Once the method and crew are selected, players may find they have to scour the city for some equipment – like high-grade military tech for a bank job or a fast car stashed in a parking lot for a getaway. Once all the equipment is assembled, the heist commences and, without giving too much away – because really, they house some of the best moments in the game – it’s some of the best game design Rockstar has pumped out into the world in ages.

    All the GTA playbook is brought to bear – driving, gunplay, precise timing and the ability to outrun the cops with a four-star wanted level – as the Heist turns from nail-shredding tension into a high-octane action set piece.

    Not only are the Heists immense fun to play, they feel like a natural evolution in the GTA series. Best of all, a lot of this mayhem has an immediate pay off in the form of cash – once all the crew has taken their cut, naturally.

  • GTA 5 is finally on the horizon and T3 nabbed a behind-the-scenes live demo of the hottest game of the year

    Grand Theft Auto 5 review

    Love

    • Los Santos
    • Heists
    • Gargantuan gaming experience

    Hate

    • Paying for therapy
    • Recycled mission structures
    • Having to wait for GTA Online

    Grand Theft Auto 5 (or Grand Theft Auto V, to give it its correct roman numeral-flavoured moniker) is unarguably the most anticipated game of the year. With front-page exclusives, multi-storey murals and millions of web clicks for the slenderest of cut-scene-encrusted trailers, Rockstar Games' September-set new sandbox for Xbox 360 and PS3 is the hottest of gaming properties.

    Indeed, GTA V's delay from spring to autumn suddenly feels all the crueler now that spring is actually in the air and not just a word printed on a schedule. It's so close our joypad-calloused hands can almost touch it.

    We say "almost" with a heavier heart than most, too, because T3 has had an up-close, behind-closed-doors live demo of its inner workings, the gameplay behind the cinematic trailers; our eyes have gorged on Los Santos's spectacularly detailed locales and multifaceted heist potential, yet said hands stayed firmly controller-less the whole time. "Almost."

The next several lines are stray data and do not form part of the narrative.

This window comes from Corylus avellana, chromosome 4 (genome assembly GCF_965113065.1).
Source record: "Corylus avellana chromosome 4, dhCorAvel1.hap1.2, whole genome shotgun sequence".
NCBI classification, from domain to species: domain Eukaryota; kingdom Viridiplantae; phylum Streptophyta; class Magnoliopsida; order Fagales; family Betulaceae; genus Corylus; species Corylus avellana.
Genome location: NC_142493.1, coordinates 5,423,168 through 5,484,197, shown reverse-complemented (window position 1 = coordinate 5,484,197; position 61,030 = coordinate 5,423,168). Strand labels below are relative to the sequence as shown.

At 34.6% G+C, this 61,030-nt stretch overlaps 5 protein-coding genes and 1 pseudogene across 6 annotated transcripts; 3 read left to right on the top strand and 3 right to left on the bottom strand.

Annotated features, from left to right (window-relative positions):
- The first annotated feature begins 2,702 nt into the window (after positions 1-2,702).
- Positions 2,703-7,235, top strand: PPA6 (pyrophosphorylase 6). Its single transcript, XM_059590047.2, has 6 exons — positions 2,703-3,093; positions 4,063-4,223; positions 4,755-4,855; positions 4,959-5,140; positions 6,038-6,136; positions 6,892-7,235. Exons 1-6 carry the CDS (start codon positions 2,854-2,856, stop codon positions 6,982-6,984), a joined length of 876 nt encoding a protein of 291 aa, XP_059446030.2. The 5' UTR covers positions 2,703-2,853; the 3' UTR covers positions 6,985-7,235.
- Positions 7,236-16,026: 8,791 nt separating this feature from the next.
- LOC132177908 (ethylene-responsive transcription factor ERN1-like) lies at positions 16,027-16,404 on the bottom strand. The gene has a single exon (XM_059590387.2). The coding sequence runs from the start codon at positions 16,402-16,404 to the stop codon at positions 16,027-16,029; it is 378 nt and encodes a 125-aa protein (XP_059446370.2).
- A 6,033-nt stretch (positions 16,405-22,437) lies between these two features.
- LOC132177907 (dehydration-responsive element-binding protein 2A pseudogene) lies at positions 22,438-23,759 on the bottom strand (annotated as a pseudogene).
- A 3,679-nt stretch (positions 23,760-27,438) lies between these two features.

GTA 5: Characters

    Yet what we've seen has our mitts itching undeniably for a joypad or two, as Rockstar has rethought the mechanics of GTA more than the overly familiar, wise-cracking trailers suggest.

    The new three-pronged structure has you jumping between Henry Hill-esque bank robber-turned-witness protection case Michael, car repo man Franklin and war-vet trailer-dweller Trevor with a push of a button, a character wheel jumping up at the bottom right.

    This split-personality disorder doesn't just act as a quick way round when exploring the frankly intimidatingly sized city (three and half times the land mass of Red Dead Redemption, reads the post-show fact sheet). It's also used as a strategic device throughout missions, to, say, cover all vantage points or execute actions in different locations simultaneously.

    In fact, there are three different types of switch options at play: auto, as some individual missions require completion by a certain character; cut-scene, in which you're prompted to change persona to advance the central plot; and free choice, where you can use any character you wish, dependent on personal taste. We're told there will be plenty of all three.

    Interestingly, we notice the character wheel has four divisions, not three, the last one greyed out suggestively. Naturally, we ask why, and are told it's to do with multiplayer, which isn't being discussed.